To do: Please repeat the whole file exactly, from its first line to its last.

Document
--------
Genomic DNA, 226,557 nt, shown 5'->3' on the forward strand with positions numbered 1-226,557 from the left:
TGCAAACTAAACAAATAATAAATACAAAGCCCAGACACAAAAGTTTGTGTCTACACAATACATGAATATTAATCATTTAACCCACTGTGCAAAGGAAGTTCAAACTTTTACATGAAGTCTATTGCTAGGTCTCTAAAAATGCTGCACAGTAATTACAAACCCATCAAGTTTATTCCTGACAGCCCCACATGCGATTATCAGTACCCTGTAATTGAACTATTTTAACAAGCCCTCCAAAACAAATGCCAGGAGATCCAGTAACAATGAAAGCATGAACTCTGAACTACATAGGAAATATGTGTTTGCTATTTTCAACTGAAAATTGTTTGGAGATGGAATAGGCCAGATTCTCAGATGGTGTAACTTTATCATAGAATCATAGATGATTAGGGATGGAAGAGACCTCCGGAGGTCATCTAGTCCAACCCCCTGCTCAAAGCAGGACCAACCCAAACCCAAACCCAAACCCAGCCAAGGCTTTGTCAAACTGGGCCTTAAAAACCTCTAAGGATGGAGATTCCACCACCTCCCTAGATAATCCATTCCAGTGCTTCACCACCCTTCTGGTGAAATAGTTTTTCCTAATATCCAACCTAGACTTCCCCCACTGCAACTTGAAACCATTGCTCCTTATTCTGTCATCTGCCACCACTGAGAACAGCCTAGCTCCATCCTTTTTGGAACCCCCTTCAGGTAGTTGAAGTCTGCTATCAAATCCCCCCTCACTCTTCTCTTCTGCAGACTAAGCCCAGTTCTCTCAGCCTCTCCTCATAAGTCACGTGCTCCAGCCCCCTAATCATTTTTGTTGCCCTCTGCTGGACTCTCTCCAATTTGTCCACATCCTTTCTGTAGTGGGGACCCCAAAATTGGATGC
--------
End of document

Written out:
Genomic DNA, 226,557 nt, shown 5'->3' on the forward strand with positions numbered 1-226,557 from the left:
TGCAAACTAAACAAATAATAAATACAAAGCCCAGACACAAAAGTTTGTGTCTACACAATACATGAATATTAATCATTTAACCCACTGTGCAAAGGAAGTTCAAACTTTTACATGAAGTCTATTGCTAGGTCTCTAAAAATGCTGCACAGTAATTACAAACCCATCAAGTTTATTCCTGACAGCCCCACATGCGATTATCAGTACCCTGTAATTGAACTATTTTAACAAGCCCTCCAAAACAAATGCCAGGAGATCCAGTAACAATGAAAGCATGAACTCTGAACTACATAGGAAATATGTGTTTGCTATTTTCAACTGAAAATTGTTTGGAGATGGAATAGGCCAGATTCTCAGATGGTGTAACTTTATCATAGAATCATAGATGATTAGGGATGGAAGAGACCTCCGGAGGTCATCTAGTCCAACCCCCTGCTCAAAGCAGGACCAACCCAAACCCAAACCCAAACCCAGCCAAGGCTTTGTCAAACTGGGCCTTAAAAACCTCTAAGGATGGAGATTCCACCACCTCCCTAGATAATCCATTCCAGTGCTTCACCACCCTTCTGGTGAAATAGTTTTTCCTAATATCCAACCTAGACTTCCCCCACTGCAACTTGAAACCATTGCTCCTTATTCTGTCATCTGCCACCACTGAGAACAGCCTAGCTCCATCCTTTTTGGAACCCCCTTCAGGTAGTTGAAGTCTGCTATCAAATCCCCCCTCACTCTTCTCTTCTGCAGACTAAGCCCAGTTCTCTCAGCCTCTCCTCATAAGTCACGTGCTCCAGCCCCCTAATCATTTTTGTTGCCCTCTGCTGGACTCTCTCCAATTTGTCCACATCCTTTCTGTAGTGGGGACCCCAAAATTGGATGC